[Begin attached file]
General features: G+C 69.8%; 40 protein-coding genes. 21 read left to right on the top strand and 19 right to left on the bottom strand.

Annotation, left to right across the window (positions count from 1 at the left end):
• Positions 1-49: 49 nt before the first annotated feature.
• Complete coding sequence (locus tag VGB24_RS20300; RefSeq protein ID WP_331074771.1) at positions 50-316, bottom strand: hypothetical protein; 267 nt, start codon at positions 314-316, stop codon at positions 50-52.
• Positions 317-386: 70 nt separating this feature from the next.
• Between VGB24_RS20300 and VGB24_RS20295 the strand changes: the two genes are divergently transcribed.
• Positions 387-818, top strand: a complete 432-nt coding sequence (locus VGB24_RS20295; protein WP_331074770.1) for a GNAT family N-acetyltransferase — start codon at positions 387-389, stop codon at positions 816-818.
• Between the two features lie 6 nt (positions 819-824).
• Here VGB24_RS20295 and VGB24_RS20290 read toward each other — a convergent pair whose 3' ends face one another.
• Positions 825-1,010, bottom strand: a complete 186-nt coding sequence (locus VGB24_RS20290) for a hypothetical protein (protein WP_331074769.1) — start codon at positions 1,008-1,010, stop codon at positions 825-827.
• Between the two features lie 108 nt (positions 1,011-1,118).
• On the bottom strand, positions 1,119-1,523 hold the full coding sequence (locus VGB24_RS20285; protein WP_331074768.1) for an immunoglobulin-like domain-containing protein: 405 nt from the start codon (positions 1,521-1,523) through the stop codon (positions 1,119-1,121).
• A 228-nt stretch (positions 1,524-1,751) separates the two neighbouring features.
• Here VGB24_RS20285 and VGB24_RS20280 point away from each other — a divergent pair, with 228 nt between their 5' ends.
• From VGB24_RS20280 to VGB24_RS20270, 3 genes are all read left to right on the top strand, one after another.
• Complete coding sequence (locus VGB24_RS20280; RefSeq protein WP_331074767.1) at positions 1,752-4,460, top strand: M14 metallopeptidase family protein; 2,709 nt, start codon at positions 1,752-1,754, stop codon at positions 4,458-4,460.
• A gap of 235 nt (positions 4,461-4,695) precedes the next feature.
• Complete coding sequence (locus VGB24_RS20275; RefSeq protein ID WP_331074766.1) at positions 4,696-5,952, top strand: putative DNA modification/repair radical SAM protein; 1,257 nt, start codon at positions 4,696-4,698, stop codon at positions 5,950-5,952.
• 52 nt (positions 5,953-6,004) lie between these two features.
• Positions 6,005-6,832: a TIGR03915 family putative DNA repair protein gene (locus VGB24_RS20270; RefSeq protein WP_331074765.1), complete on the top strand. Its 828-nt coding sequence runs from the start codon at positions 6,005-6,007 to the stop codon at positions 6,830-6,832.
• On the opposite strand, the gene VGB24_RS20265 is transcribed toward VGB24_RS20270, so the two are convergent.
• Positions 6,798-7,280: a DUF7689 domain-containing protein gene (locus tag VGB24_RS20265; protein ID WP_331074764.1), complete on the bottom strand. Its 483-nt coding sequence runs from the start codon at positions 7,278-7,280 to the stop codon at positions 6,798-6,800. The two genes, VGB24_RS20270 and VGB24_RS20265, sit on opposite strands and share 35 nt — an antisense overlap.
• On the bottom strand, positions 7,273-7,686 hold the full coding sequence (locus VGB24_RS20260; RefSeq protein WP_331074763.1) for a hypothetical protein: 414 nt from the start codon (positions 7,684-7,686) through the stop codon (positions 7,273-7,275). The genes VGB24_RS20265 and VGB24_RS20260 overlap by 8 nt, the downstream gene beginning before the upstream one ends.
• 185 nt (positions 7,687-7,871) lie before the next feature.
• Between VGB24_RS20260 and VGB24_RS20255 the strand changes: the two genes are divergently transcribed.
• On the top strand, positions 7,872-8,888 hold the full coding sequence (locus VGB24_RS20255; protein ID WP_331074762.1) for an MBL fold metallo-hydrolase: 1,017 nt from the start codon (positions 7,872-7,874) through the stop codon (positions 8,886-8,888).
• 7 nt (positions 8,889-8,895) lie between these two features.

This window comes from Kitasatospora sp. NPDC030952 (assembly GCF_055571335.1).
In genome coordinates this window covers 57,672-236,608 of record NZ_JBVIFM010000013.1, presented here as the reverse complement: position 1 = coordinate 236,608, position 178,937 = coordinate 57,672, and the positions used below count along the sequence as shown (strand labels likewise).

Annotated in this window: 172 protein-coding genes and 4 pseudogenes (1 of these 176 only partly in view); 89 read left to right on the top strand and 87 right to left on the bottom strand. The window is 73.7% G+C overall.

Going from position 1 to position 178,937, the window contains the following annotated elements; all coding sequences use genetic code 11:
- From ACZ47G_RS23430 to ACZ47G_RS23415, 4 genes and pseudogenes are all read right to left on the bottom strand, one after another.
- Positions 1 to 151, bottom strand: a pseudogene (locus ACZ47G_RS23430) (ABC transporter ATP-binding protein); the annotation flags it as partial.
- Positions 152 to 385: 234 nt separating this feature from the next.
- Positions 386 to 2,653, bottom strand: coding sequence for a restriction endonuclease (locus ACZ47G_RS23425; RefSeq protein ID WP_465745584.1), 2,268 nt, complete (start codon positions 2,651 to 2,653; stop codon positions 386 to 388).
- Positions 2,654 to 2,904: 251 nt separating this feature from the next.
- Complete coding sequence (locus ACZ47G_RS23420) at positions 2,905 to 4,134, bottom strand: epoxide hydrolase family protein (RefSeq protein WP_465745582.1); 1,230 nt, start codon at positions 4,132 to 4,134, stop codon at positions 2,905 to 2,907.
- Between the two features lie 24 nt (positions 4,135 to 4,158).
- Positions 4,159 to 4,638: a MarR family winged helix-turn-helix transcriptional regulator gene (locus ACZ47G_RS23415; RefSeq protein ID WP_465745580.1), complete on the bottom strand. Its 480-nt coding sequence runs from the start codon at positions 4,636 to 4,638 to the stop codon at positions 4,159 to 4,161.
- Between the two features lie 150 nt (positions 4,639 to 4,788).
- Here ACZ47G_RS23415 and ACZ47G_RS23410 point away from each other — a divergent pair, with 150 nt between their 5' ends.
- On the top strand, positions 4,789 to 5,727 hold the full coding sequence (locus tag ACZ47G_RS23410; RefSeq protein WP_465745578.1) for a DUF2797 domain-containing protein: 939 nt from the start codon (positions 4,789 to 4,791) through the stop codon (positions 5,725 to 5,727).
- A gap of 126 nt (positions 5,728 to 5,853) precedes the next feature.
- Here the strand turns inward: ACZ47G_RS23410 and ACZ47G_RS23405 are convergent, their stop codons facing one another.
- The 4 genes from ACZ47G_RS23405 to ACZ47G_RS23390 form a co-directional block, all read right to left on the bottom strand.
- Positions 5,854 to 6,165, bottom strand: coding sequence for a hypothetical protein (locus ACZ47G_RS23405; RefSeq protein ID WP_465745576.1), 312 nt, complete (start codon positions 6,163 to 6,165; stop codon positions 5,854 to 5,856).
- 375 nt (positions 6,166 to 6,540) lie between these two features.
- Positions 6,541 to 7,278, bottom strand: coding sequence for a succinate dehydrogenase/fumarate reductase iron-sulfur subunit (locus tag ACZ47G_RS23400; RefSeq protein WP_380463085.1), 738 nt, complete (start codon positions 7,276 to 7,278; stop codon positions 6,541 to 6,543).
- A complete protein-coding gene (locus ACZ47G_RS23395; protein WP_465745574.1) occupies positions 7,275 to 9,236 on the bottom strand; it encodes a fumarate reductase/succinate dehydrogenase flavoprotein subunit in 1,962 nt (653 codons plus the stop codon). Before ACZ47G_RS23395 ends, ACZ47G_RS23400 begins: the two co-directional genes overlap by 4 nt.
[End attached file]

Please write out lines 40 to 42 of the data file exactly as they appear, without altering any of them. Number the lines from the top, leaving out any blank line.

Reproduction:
- Between the two features lie 150 nt (positions 4,639 to 4,788).
- Here ACZ47G_RS23415 and ACZ47G_RS23410 point away from each other — a divergent pair, with 150 nt between their 5' ends.
- On the top strand, positions 4,789 to 5,727 hold the full coding sequence (locus tag ACZ47G_RS23410; RefSeq protein WP_465745578.1) for a DUF2797 domain-containing protein: 939 nt from the start codon (positions 4,789 to 4,791) through the stop codon (positions 5,725 to 5,727).